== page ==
Sucevita Monastery

During the 16th century, Moldavia was shaken by the power struggle between the Ottomans, the Poles, and the Austrians. These three powerful empires constantly fought in order to gain control over the region. The fortified monasteries played a huge role in the history of Moldavia, serving as lines of defense, places of worship, and sources of knowledge for those who wanted to learn more about the religion and about the world.

The Movila brothers, the most trusted advisors of the Moldavian ruler at the time, decided to build a fortified monastery near Moldavia’s former capital city, Suceava. Its construction started in 1583, and it was finished in 3 years “with God’s will”, as it is written at the entrance. Ioan Movila, one of the three brothers, decided to improve the construction in 1595 by adding two more porches and painting the interior and the exterior.

Even though Moldovita was built after the reign of Stephen the Great ended, it preserves the Moldavian Architectural Style that combines elements from the Bizantine and Gothic art with various motifs of the old wooden churches. Sucevita is, chronologically, one of the last monasteries to be decorated in the famous Moldavian style. It has the appearance of a real fortress, with towers, buttresses, and watch roads – a true masterpiece of Romania’s patrimony.

The dominant colors of the frescoes are purple, red and blue. They appear against an emerald green background, defining as an amazing chromatic effect.

An important painting depicts the Siege of Constantinople on the south façade, reminding of the Romanians’ fights against foreign invasions, especially Turks. The painting mixes scenes of the siege of Constantinople from 1453 with others referring to a previous such attempt made by the Persians, in 626. Against an intense blue background, you can also see the Hymn to the Virgin composed by Metropolitan Sergius in thanksgiving for her intervention. The Last Judgement is also present and displays apocalyptic images of dignitaries being taken along by Satan to Hell.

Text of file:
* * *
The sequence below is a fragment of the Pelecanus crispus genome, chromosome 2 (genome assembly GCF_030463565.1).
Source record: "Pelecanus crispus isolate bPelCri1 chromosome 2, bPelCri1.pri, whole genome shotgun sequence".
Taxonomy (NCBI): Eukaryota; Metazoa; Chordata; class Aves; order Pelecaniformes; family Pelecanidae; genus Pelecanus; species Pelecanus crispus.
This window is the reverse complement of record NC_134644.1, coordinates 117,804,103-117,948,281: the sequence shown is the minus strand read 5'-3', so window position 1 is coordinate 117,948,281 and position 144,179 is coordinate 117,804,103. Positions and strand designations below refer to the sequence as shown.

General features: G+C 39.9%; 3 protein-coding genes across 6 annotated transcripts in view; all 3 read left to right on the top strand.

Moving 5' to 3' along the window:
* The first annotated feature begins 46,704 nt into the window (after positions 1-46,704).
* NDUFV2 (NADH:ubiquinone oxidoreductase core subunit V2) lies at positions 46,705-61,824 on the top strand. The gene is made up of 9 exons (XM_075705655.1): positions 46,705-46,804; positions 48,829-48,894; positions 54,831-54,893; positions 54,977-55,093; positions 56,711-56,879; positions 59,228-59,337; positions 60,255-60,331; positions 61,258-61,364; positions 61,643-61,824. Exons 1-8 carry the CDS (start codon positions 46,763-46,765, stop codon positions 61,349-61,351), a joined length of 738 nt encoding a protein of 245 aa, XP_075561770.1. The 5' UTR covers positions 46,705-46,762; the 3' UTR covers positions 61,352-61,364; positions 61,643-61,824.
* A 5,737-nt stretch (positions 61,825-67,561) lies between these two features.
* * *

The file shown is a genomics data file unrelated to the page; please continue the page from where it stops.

The monastery’s church is distinguishing from the rest of the exterior-painted churches in Bukovina trough the north wall’s scene called The Ladder of Virtues. The ladder is made out of 30 steps, every step symbolizing a virtue for the Christians. The ladder is also a symbol of the endless battle between the good and the evil in everyone’s heart.

The Sucevita Monastery is part of the UNESCO World Heritage since 1993 as one of the Painted Churches of Moldavia, together with another 7 painted monasteries from this region. Today, Sucevita Monastery is one of the most visited monasteries in Bukovina. In its workshops, the nuns work on restoring old wooden icons, religious books, and embroideries, using the same methods Mediaeval craftsmen have used when they were originally made.

Visiting hours:

From dawn till dusk.

Ticket Prices:

Adults: 5 lei.
Filming fee (outside only): 10 lei.
Filming is not permitted inside the Church.